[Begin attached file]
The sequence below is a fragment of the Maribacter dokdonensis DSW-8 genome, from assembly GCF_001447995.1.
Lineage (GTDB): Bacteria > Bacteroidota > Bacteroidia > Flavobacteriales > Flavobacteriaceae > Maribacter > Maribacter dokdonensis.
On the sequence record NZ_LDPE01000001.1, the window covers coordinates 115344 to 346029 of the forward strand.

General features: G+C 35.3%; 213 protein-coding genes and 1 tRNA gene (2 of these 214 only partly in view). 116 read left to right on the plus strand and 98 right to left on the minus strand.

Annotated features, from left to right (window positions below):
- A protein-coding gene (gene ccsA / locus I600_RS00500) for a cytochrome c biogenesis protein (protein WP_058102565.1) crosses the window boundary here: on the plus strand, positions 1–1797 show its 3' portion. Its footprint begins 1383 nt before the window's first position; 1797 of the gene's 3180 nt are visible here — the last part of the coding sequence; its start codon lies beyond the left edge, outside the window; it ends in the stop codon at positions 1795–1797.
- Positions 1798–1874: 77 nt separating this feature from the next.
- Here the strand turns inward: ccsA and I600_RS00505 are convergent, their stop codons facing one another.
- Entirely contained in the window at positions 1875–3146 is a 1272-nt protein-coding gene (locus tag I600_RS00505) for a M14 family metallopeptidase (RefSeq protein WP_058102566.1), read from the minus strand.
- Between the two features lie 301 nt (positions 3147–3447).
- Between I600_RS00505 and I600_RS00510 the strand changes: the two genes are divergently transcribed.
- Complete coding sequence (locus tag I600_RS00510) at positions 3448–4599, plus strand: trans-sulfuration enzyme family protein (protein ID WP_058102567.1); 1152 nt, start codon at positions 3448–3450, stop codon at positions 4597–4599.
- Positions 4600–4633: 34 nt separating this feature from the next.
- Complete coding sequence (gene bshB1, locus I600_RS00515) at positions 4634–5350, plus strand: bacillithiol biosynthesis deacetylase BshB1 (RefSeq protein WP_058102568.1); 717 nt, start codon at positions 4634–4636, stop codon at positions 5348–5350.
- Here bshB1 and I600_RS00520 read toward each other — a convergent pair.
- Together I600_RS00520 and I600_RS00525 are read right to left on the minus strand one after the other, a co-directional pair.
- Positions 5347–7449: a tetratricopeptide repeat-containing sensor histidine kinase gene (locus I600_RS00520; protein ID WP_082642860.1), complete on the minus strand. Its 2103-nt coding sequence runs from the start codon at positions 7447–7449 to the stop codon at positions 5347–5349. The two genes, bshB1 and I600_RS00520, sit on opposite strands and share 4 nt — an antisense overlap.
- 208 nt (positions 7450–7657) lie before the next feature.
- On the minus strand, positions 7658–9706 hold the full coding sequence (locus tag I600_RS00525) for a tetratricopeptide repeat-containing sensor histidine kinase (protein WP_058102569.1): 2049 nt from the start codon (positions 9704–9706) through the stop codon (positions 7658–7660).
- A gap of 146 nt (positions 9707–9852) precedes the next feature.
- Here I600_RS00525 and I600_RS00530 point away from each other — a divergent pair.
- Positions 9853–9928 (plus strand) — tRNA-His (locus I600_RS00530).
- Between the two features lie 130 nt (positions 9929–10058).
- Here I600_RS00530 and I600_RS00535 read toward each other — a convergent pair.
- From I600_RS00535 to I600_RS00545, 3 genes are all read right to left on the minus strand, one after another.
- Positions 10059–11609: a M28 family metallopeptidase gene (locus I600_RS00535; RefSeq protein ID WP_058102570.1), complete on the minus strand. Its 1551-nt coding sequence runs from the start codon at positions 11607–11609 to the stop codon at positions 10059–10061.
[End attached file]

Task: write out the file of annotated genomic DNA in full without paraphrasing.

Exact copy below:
The sequence below is a fragment of the Maribacter dokdonensis DSW-8 genome, from assembly GCF_001447995.1.
Lineage (GTDB): Bacteria > Bacteroidota > Bacteroidia > Flavobacteriales > Flavobacteriaceae > Maribacter > Maribacter dokdonensis.
On the sequence record NZ_LDPE01000001.1, the window covers coordinates 115344 to 346029 of the forward strand.

General features: G+C 35.3%; 213 protein-coding genes and 1 tRNA gene (2 of these 214 only partly in view). 116 read left to right on the plus strand and 98 right to left on the minus strand.

Annotated features, from left to right (window positions below):
- A protein-coding gene (gene ccsA / locus I600_RS00500) for a cytochrome c biogenesis protein (protein WP_058102565.1) crosses the window boundary here: on the plus strand, positions 1–1797 show its 3' portion. Its footprint begins 1383 nt before the window's first position; 1797 of the gene's 3180 nt are visible here — the last part of the coding sequence; its start codon lies beyond the left edge, outside the window; it ends in the stop codon at positions 1795–1797.
- Positions 1798–1874: 77 nt separating this feature from the next.
- Here the strand turns inward: ccsA and I600_RS00505 are convergent, their stop codons facing one another.
- Entirely contained in the window at positions 1875–3146 is a 1272-nt protein-coding gene (locus tag I600_RS00505) for a M14 family metallopeptidase (RefSeq protein WP_058102566.1), read from the minus strand.
- Between the two features lie 301 nt (positions 3147–3447).
- Between I600_RS00505 and I600_RS00510 the strand changes: the two genes are divergently transcribed.
- Complete coding sequence (locus tag I600_RS00510) at positions 3448–4599, plus strand: trans-sulfuration enzyme family protein (protein ID WP_058102567.1); 1152 nt, start codon at positions 3448–3450, stop codon at positions 4597–4599.
- Positions 4600–4633: 34 nt separating this feature from the next.
- Complete coding sequence (gene bshB1, locus I600_RS00515) at positions 4634–5350, plus strand: bacillithiol biosynthesis deacetylase BshB1 (RefSeq protein WP_058102568.1); 717 nt, start codon at positions 4634–4636, stop codon at positions 5348–5350.
- Here bshB1 and I600_RS00520 read toward each other — a convergent pair.
- Together I600_RS00520 and I600_RS00525 are read right to left on the minus strand one after the other, a co-directional pair.
- Positions 5347–7449: a tetratricopeptide repeat-containing sensor histidine kinase gene (locus I600_RS00520; protein ID WP_082642860.1), complete on the minus strand. Its 2103-nt coding sequence runs from the start codon at positions 7447–7449 to the stop codon at positions 5347–5349. The two genes, bshB1 and I600_RS00520, sit on opposite strands and share 4 nt — an antisense overlap.
- 208 nt (positions 7450–7657) lie before the next feature.
- On the minus strand, positions 7658–9706 hold the full coding sequence (locus tag I600_RS00525) for a tetratricopeptide repeat-containing sensor histidine kinase (protein WP_058102569.1): 2049 nt from the start codon (positions 9704–9706) through the stop codon (positions 7658–7660).
- A gap of 146 nt (positions 9707–9852) precedes the next feature.
- Here I600_RS00525 and I600_RS00530 point away from each other — a divergent pair.
- Positions 9853–9928 (plus strand) — tRNA-His (locus I600_RS00530).
- Between the two features lie 130 nt (positions 9929–10058).
- Here I600_RS00530 and I600_RS00535 read toward each other — a convergent pair.
- From I600_RS00535 to I600_RS00545, 3 genes are all read right to left on the minus strand, one after another.
- Positions 10059–11609: a M28 family metallopeptidase gene (locus I600_RS00535; RefSeq protein ID WP_058102570.1), complete on the minus strand. Its 1551-nt coding sequence runs from the start codon at positions 11607–11609 to the stop codon at positions 10059–10061.